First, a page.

SPRINGFIELD, Ill. – As state Rep. Mike Halpin, D-Rock Island, continues to urge the governor to return to the negotiating table and craft an honest balanced budget, he is warning that Quad-City families cannot afford a Senate proposal built on phantom savings and irresponsible budget games.
“As a taxpayer, I want an honest budget that brings an end to Bruce Rauner’s unnecessary and destructive impasse, but it’s clear that more work needs to be done,” Halpin said. “A line-by-line review of the Senate’s budget shows that there is still a lot of work to do before I say this plan is right for the folks in the Quad Cities.”
Halpin is concerned that the Senate plan does not close the Rauner budget deficit. Halpin and House appropriations committees reviewing the budget proposal passed by the Senate have found a number of phantom savings and other budgetary gimmicks that will cost taxpayers in the long run. The Senate proposal would authorize billions of dollars in new borrowing, but does not budget the payments needed to repay this debt. The proposal also includes savings from a pension bill that is not yet law and would only achieve short term savings while increasing costs down the road. It also assumes savings from a proposed increase to state employee insurance premiums which has not been agreed to by employees themselves.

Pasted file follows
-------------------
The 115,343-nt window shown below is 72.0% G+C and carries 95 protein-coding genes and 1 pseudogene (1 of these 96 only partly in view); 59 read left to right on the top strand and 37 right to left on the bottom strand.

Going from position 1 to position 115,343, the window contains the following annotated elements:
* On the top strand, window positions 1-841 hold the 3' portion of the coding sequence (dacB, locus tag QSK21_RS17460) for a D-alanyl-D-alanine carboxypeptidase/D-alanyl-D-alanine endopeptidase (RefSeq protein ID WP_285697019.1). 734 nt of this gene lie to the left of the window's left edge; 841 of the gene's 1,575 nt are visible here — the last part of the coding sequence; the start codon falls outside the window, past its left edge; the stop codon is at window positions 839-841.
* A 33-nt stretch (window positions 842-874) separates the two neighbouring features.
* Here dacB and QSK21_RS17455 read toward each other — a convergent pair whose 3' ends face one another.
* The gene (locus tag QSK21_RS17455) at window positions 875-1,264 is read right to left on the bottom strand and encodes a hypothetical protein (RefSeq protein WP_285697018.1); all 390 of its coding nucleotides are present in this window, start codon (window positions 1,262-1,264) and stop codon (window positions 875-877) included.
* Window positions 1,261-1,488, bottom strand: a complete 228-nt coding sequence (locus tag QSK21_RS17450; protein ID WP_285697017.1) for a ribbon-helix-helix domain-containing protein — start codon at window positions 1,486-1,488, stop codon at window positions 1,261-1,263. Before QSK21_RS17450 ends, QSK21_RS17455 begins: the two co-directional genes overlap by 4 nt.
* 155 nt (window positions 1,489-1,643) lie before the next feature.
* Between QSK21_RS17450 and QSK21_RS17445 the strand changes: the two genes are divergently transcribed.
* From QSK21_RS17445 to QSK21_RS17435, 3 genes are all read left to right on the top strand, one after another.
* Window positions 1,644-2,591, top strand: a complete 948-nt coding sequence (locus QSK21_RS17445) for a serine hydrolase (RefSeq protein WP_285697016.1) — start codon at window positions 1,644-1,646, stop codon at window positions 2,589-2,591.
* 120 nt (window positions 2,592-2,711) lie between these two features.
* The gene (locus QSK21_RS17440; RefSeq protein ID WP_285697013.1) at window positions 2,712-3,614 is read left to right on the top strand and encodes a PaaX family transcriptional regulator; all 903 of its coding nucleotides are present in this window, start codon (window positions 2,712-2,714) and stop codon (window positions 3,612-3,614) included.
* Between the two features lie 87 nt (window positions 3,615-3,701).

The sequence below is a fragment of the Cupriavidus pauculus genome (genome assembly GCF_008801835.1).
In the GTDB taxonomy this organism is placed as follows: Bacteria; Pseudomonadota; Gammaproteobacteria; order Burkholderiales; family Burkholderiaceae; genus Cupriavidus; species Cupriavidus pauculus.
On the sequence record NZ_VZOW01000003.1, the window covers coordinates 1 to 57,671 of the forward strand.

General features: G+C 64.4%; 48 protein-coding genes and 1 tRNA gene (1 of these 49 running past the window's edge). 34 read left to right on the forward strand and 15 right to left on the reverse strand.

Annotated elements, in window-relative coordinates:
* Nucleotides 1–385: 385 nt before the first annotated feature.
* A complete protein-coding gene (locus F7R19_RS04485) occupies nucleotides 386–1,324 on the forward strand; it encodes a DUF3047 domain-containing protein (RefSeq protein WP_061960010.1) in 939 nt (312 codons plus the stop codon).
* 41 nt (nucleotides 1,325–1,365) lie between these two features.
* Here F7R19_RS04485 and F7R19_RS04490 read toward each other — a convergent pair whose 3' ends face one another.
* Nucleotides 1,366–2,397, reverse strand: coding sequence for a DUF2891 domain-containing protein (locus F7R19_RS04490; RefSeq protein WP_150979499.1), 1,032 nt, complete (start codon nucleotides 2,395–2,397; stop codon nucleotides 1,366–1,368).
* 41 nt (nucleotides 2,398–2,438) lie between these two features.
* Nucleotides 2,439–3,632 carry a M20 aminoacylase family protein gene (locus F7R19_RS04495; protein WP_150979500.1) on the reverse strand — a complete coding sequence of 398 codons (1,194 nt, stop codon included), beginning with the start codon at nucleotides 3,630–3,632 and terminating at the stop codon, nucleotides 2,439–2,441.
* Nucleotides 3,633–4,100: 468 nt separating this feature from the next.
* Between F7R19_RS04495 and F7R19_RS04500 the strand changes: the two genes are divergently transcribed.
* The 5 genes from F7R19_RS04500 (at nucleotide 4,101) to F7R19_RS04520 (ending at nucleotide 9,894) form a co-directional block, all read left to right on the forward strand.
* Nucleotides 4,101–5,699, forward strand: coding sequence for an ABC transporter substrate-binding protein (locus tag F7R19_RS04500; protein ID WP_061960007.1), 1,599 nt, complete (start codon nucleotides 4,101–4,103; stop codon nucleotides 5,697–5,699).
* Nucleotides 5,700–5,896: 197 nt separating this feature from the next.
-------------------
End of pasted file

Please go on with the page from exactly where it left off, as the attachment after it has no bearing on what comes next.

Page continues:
While Halpin has fought to restore funding for breast cancer screenings, services for the developmentally disabled and victims of domestic violence, the Senate’s budget plan cuts millions of dollars from these programs.
Halpin also expressed concern that the Senate’s plan does not appropriate adequate early childhood education funds to meet federal guidelines, failing to properly fund critical services necessary to helping children achieve their full potential. Additionally, the Senate’s proposal contains only a portion of the funding needed to sustain MAP grants, which help 130,000 Illinois students attend college.
“I can’t support a budget that isn’t honest with taxpayers,” Halpin said. “I continue to urge the governor to return to the table and work with us to put together a straightforward, balanced budget.”